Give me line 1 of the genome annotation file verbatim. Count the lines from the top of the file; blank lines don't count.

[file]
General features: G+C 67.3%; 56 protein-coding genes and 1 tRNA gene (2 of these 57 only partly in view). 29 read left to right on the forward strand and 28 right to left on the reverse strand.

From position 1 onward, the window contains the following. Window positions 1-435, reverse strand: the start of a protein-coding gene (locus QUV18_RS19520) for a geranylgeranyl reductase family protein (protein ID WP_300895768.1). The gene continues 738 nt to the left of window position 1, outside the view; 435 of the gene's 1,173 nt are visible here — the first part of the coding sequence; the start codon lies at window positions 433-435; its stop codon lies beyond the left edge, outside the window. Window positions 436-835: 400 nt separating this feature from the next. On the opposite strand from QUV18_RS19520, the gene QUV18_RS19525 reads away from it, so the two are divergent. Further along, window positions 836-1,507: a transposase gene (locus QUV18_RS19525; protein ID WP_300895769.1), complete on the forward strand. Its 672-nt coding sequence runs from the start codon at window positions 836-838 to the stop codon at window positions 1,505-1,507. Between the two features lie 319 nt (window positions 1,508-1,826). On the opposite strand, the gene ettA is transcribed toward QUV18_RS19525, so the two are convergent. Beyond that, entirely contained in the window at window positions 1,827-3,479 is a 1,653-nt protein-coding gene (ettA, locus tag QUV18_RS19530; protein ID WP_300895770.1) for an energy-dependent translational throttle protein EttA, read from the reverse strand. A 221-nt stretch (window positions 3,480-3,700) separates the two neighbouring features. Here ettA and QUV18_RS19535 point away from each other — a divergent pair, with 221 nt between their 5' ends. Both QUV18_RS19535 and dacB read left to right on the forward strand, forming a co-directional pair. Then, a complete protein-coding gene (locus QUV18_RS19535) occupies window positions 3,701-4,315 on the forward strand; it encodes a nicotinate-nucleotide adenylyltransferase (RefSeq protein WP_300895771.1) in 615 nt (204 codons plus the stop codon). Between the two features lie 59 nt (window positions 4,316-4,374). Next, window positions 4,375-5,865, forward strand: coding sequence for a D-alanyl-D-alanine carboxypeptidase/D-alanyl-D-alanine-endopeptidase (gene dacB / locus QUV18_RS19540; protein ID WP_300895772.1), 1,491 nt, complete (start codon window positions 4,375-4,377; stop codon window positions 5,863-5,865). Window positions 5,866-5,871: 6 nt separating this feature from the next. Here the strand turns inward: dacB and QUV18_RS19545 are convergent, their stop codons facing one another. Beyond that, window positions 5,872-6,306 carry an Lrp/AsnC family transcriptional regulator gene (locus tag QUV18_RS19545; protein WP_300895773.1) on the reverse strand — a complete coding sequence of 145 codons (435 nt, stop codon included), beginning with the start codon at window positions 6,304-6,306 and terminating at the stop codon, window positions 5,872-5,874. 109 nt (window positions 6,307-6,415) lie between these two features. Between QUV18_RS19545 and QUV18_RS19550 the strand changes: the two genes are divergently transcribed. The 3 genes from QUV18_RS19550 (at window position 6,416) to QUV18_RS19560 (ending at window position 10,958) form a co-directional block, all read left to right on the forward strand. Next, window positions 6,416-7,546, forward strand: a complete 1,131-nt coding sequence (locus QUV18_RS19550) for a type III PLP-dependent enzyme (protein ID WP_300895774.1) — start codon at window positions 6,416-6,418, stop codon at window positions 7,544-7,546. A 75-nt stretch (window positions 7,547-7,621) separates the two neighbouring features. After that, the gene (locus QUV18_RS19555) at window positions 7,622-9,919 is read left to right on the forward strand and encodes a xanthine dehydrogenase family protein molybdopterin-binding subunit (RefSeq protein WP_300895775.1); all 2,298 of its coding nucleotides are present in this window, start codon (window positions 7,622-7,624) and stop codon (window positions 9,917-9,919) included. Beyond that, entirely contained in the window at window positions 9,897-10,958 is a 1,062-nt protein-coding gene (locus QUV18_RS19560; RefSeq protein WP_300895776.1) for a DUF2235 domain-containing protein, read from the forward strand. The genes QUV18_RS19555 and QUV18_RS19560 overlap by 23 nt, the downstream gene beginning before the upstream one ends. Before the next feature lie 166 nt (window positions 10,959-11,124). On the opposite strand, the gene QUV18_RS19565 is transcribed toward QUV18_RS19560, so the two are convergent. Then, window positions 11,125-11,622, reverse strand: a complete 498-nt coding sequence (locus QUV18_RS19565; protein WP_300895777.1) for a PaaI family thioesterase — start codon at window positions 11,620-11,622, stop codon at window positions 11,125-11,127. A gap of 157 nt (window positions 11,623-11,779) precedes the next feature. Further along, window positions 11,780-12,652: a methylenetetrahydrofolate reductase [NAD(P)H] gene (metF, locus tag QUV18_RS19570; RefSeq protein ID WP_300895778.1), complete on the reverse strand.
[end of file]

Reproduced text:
General features: G+C 67.3%; 56 protein-coding genes and 1 tRNA gene (2 of these 57 only partly in view). 29 read left to right on the forward strand and 28 right to left on the reverse strand.